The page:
Meownica Studio

Broad Strokes / 2022

I blew a tire in ye olde creativity pot hole, so while reading 'Broad Strokes: 15 women who made art and made history' by Bridget Quinn, I drew something for each chapter, in a forced but consistent style. The first ones are embarassingly bad; by the end, however, I had a fresh new tire.

Artemisia Gentileschi, a woman who refused to be quiet and soft, and who dared to paint like men did.

Judith Leyster, a woman whose paintings were so good that they were mistakenly attributed to Frank Hals, a famous painter of the era. I continued exploring with “blobs of colour”, and the source photo really didn’t do me any favours. Everything came up either rabbitty or clowny.

Marie Denise Villers, another woman who was ignored by the patriarchy. The Met lost their mind when they acquired this painting in 1917, attributed to a man. In 1951 a historian said ‘well, actually’, but Villers didn’t get credit until 1977.

Rosa Bonheur, the first woman to be awarded by the Legion of Honour in France. She needed a literal doctor’s note to wear her illegal pants in 1850.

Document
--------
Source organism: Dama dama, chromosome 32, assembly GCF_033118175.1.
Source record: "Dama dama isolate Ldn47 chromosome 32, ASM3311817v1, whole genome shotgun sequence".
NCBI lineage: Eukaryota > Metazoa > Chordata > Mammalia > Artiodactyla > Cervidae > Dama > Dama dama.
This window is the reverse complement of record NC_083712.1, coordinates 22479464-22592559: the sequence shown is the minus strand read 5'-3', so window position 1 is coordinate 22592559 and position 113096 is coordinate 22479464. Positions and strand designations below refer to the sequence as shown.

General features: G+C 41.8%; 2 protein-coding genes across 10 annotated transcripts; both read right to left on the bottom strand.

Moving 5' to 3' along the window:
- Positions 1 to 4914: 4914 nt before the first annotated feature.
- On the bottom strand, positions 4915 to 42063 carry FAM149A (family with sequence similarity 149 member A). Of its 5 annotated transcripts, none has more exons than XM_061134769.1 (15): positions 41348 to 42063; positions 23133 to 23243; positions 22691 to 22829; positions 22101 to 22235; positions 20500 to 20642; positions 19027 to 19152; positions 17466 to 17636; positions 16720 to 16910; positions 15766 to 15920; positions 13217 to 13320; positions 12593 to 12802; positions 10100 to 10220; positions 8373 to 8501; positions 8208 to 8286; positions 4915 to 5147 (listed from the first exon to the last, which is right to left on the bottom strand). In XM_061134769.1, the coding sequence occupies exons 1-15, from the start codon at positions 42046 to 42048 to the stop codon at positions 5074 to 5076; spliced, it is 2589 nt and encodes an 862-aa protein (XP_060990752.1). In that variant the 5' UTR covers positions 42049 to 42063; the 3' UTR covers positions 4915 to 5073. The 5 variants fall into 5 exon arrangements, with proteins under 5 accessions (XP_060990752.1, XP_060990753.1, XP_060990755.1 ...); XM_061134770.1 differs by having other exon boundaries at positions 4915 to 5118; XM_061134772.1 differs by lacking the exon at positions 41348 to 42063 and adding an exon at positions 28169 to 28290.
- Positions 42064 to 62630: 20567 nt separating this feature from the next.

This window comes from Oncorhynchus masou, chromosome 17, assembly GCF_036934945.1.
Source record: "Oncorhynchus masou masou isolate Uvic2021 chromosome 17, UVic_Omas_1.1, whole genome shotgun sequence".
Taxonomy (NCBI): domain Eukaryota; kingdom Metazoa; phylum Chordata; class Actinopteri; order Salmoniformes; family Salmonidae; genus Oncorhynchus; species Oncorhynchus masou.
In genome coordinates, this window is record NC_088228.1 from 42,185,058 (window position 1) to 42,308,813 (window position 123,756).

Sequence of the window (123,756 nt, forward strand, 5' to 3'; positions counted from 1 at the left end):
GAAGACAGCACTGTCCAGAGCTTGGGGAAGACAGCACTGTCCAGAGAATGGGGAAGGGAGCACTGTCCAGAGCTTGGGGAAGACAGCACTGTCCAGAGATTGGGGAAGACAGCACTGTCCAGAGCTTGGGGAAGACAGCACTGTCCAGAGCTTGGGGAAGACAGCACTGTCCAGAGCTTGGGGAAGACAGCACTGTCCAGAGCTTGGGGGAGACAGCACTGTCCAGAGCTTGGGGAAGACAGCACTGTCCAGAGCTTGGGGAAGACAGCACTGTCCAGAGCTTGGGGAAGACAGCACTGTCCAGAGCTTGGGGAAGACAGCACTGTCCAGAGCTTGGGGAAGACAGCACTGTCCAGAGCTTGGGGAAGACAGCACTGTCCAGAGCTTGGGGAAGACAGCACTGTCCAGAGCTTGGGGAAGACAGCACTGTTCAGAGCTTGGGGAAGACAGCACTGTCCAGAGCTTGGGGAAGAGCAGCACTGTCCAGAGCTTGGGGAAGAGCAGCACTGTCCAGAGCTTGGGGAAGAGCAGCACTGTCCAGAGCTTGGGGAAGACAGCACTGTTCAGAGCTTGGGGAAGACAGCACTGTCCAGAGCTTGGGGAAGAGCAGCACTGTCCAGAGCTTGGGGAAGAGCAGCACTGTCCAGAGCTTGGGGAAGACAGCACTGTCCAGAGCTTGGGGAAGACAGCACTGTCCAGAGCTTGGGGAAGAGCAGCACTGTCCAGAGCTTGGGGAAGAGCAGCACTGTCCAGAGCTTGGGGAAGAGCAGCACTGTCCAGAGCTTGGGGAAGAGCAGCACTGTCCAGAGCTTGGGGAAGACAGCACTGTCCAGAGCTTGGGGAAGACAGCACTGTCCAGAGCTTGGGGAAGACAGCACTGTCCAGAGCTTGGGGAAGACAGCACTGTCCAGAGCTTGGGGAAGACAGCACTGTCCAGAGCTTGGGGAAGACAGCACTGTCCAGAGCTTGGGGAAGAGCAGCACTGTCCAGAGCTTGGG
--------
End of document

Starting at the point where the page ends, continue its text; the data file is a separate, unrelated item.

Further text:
Edmonia Lewis, the first Black woman sculptor. I knew that I had no chance of capturing the details in this sculpture of Cleopatra, so instead I went for a simplified sketch, where if you squint long enough the triangles will start making sense.

Paula Modersohn-Becker, the first to paint nude self portraits. I felt I had become complacent in simplifying a painting and drawing it with 3 pencils, so I moved to the digital space, while still trying to keep the ‘strokiness’ of the style I was going for.

Vanessa Bell, who is Virginia Woolf’s sister, and a very bold, post-impressionist painter.

Alice Neel, a woman whose sadness comes through in her paintings. Her style — loose lines, free of anxiety and neuroticism is not something I understand and can produce, so I struggled trying to make something out of it.

Lee Krasner, someone I make a point to bring up every time anyone mentions Jackson Pollock: ‘ughhhh he’s like a lesser Lee Krasner’.

Louise Bourgeois. Femme Maison is a very early painting of hers I didn’t know about. Literally meaning ‘woman house’ in French, but actually meaning ‘house wife’

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